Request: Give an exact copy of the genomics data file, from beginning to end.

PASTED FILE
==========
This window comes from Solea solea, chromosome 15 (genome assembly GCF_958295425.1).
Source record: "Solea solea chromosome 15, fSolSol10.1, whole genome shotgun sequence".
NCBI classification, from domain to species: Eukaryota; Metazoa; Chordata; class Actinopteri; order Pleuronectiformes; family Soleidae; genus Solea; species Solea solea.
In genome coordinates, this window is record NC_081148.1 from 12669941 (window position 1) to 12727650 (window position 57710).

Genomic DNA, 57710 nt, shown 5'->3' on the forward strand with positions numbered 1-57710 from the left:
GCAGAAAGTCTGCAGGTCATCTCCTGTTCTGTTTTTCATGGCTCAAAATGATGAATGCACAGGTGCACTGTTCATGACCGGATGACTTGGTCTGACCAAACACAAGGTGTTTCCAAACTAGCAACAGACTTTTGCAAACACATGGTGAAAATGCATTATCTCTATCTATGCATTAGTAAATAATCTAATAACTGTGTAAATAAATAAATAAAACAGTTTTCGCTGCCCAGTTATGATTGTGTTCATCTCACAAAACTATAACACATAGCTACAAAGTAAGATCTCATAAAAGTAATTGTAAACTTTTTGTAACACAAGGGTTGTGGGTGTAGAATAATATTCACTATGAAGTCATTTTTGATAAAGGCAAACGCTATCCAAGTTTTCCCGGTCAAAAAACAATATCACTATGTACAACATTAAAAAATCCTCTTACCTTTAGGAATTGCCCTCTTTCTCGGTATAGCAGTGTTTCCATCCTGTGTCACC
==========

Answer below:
This window comes from Solea solea, chromosome 15 (genome assembly GCF_958295425.1).
Source record: "Solea solea chromosome 15, fSolSol10.1, whole genome shotgun sequence".
NCBI classification, from domain to species: Eukaryota; Metazoa; Chordata; class Actinopteri; order Pleuronectiformes; family Soleidae; genus Solea; species Solea solea.
In genome coordinates, this window is record NC_081148.1 from 12669941 (window position 1) to 12727650 (window position 57710).

Genomic DNA, 57710 nt, shown 5'->3' on the forward strand with positions numbered 1-57710 from the left:
GCAGAAAGTCTGCAGGTCATCTCCTGTTCTGTTTTTCATGGCTCAAAATGATGAATGCACAGGTGCACTGTTCATGACCGGATGACTTGGTCTGACCAAACACAAGGTGTTTCCAAACTAGCAACAGACTTTTGCAAACACATGGTGAAAATGCATTATCTCTATCTATGCATTAGTAAATAATCTAATAACTGTGTAAATAAATAAATAAAACAGTTTTCGCTGCCCAGTTATGATTGTGTTCATCTCACAAAACTATAACACATAGCTACAAAGTAAGATCTCATAAAAGTAATTGTAAACTTTTTGTAACACAAGGGTTGTGGGTGTAGAATAATATTCACTATGAAGTCATTTTTGATAAAGGCAAACGCTATCCAAGTTTTCCCGGTCAAAAAACAATATCACTATGTACAACATTAAAAAATCCTCTTACCTTTAGGAATTGCCCTCTTTCTCGGTATAGCAGTGTTTCCATCCTGTGTCACC